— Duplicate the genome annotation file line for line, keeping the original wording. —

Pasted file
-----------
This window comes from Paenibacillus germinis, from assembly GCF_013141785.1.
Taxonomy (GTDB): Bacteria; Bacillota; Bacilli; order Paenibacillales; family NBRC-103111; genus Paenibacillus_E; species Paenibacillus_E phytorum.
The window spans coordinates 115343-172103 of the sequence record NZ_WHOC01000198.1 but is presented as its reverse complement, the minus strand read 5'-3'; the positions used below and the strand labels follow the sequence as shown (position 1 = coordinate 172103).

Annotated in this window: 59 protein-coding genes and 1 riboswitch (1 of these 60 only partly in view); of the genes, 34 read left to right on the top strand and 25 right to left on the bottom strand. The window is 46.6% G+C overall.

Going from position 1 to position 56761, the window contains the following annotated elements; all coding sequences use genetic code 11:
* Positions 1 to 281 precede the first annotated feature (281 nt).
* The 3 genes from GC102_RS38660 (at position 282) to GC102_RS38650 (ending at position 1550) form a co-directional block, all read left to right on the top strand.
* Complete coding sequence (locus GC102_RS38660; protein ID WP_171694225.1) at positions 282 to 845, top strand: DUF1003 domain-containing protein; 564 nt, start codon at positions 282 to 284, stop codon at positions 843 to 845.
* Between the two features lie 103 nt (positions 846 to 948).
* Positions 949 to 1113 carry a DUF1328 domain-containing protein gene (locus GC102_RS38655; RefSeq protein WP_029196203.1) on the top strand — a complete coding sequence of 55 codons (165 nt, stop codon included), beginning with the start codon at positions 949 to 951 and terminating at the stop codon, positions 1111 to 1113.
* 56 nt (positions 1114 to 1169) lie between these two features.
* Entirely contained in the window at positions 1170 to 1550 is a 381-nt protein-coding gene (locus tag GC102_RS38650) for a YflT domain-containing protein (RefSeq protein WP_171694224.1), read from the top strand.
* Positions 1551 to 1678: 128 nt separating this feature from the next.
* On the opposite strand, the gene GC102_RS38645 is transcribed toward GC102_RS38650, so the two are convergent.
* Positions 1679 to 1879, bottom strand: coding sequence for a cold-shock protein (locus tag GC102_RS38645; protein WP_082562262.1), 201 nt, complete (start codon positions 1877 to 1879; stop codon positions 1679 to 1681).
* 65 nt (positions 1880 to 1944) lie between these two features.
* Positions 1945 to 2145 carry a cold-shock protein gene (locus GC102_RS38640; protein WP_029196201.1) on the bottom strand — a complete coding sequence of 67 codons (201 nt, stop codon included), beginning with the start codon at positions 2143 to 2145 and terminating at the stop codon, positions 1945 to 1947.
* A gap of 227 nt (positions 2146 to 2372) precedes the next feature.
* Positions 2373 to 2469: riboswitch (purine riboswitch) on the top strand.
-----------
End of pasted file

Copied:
This window comes from Paenibacillus germinis, from assembly GCF_013141785.1.
Taxonomy (GTDB): Bacteria; Bacillota; Bacilli; order Paenibacillales; family NBRC-103111; genus Paenibacillus_E; species Paenibacillus_E phytorum.
The window spans coordinates 115343-172103 of the sequence record NZ_WHOC01000198.1 but is presented as its reverse complement, the minus strand read 5'-3'; the positions used below and the strand labels follow the sequence as shown (position 1 = coordinate 172103).

Annotated in this window: 59 protein-coding genes and 1 riboswitch (1 of these 60 only partly in view); of the genes, 34 read left to right on the top strand and 25 right to left on the bottom strand. The window is 46.6% G+C overall.

Going from position 1 to position 56761, the window contains the following annotated elements; all coding sequences use genetic code 11:
* Positions 1 to 281 precede the first annotated feature (281 nt).
* The 3 genes from GC102_RS38660 (at position 282) to GC102_RS38650 (ending at position 1550) form a co-directional block, all read left to right on the top strand.
* Complete coding sequence (locus GC102_RS38660; protein ID WP_171694225.1) at positions 282 to 845, top strand: DUF1003 domain-containing protein; 564 nt, start codon at positions 282 to 284, stop codon at positions 843 to 845.
* Between the two features lie 103 nt (positions 846 to 948).
* Positions 949 to 1113 carry a DUF1328 domain-containing protein gene (locus GC102_RS38655; RefSeq protein WP_029196203.1) on the top strand — a complete coding sequence of 55 codons (165 nt, stop codon included), beginning with the start codon at positions 949 to 951 and terminating at the stop codon, positions 1111 to 1113.
* 56 nt (positions 1114 to 1169) lie between these two features.
* Entirely contained in the window at positions 1170 to 1550 is a 381-nt protein-coding gene (locus tag GC102_RS38650) for a YflT domain-containing protein (RefSeq protein WP_171694224.1), read from the top strand.
* Positions 1551 to 1678: 128 nt separating this feature from the next.
* On the opposite strand, the gene GC102_RS38645 is transcribed toward GC102_RS38650, so the two are convergent.
* Positions 1679 to 1879, bottom strand: coding sequence for a cold-shock protein (locus tag GC102_RS38645; protein WP_082562262.1), 201 nt, complete (start codon positions 1877 to 1879; stop codon positions 1679 to 1681).
* 65 nt (positions 1880 to 1944) lie between these two features.
* Positions 1945 to 2145 carry a cold-shock protein gene (locus GC102_RS38640; protein WP_029196201.1) on the bottom strand — a complete coding sequence of 67 codons (201 nt, stop codon included), beginning with the start codon at positions 2143 to 2145 and terminating at the stop codon, positions 1945 to 1947.
* A gap of 227 nt (positions 2146 to 2372) precedes the next feature.
* Positions 2373 to 2469: riboswitch (purine riboswitch) on the top strand.